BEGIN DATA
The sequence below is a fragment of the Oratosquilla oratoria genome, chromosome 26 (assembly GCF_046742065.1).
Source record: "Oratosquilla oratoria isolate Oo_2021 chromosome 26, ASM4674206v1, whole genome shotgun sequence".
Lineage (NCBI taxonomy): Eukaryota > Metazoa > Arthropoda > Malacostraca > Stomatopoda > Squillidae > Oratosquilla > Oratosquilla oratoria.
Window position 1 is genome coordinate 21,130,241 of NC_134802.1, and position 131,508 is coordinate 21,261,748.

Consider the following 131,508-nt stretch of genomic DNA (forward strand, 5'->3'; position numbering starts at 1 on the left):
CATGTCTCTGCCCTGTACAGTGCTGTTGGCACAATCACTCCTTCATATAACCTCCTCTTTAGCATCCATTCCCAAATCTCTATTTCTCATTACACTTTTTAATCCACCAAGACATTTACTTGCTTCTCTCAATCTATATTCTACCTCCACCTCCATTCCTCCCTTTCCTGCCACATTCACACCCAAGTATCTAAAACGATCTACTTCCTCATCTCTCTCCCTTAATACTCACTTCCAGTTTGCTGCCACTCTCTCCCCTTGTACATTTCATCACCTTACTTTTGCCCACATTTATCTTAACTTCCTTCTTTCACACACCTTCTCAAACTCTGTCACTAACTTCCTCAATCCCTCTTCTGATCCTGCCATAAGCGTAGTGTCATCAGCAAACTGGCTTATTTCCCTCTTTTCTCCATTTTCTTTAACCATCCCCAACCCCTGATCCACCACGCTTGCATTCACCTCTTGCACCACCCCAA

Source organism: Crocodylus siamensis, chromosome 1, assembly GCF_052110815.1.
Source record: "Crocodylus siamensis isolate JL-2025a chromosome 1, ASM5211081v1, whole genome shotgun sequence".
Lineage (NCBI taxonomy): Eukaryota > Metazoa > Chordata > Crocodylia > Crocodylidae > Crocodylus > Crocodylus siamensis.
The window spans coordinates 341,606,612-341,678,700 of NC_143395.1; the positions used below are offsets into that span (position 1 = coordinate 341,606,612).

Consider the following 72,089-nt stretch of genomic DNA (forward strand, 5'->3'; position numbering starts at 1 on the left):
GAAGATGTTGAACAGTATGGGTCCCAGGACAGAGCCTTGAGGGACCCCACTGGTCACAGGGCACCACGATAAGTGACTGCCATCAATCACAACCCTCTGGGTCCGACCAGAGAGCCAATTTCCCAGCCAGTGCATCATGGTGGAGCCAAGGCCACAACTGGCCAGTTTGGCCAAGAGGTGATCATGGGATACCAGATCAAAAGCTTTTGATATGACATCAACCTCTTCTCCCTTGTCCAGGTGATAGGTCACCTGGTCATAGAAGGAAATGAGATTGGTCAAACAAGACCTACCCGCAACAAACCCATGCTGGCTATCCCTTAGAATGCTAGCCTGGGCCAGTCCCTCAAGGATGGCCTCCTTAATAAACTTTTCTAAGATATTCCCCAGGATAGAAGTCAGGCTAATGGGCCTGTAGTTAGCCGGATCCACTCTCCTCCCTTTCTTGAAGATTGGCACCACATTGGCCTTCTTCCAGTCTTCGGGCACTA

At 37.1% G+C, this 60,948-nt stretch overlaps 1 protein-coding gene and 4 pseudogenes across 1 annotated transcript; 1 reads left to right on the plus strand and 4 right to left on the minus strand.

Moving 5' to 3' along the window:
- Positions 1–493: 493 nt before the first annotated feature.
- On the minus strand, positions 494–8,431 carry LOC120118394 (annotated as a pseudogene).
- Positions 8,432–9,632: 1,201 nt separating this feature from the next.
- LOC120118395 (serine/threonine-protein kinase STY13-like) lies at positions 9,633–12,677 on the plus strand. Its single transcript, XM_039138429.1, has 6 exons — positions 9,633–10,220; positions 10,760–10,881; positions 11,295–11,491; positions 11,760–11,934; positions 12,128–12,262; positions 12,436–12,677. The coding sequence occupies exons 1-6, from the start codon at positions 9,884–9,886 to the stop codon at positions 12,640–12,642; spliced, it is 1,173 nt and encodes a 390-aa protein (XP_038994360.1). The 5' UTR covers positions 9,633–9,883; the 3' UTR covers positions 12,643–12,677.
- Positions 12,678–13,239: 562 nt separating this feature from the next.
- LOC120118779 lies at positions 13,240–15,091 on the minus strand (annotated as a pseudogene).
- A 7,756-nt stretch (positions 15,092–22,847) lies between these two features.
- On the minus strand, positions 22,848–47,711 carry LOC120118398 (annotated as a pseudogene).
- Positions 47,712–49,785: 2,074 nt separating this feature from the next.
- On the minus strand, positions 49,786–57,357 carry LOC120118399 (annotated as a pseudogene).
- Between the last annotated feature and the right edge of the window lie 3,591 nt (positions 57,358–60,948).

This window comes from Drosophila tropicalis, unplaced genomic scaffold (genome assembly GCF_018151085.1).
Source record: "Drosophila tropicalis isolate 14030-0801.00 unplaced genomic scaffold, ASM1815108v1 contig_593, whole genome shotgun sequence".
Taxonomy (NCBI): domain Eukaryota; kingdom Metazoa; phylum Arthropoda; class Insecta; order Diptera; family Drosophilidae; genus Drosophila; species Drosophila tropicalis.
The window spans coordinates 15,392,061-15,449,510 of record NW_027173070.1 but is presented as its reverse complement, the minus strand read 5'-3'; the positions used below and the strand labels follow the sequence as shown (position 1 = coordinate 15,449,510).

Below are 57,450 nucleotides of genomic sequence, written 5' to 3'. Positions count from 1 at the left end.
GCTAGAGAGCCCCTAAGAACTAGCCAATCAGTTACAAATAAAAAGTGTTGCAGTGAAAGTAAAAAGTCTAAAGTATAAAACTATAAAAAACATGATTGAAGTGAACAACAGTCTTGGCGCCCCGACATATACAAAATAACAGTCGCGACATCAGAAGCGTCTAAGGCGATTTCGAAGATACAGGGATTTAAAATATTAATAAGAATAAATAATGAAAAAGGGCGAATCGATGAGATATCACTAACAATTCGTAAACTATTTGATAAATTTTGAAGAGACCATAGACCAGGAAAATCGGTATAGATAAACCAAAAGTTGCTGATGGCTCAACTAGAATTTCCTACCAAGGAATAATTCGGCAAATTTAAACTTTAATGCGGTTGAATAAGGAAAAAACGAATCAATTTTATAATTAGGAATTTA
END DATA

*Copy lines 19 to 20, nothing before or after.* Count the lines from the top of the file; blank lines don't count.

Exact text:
- Positions 12,678–13,239: 562 nt separating this feature from the next.
- LOC120118779 lies at positions 13,240–15,091 on the minus strand (annotated as a pseudogene).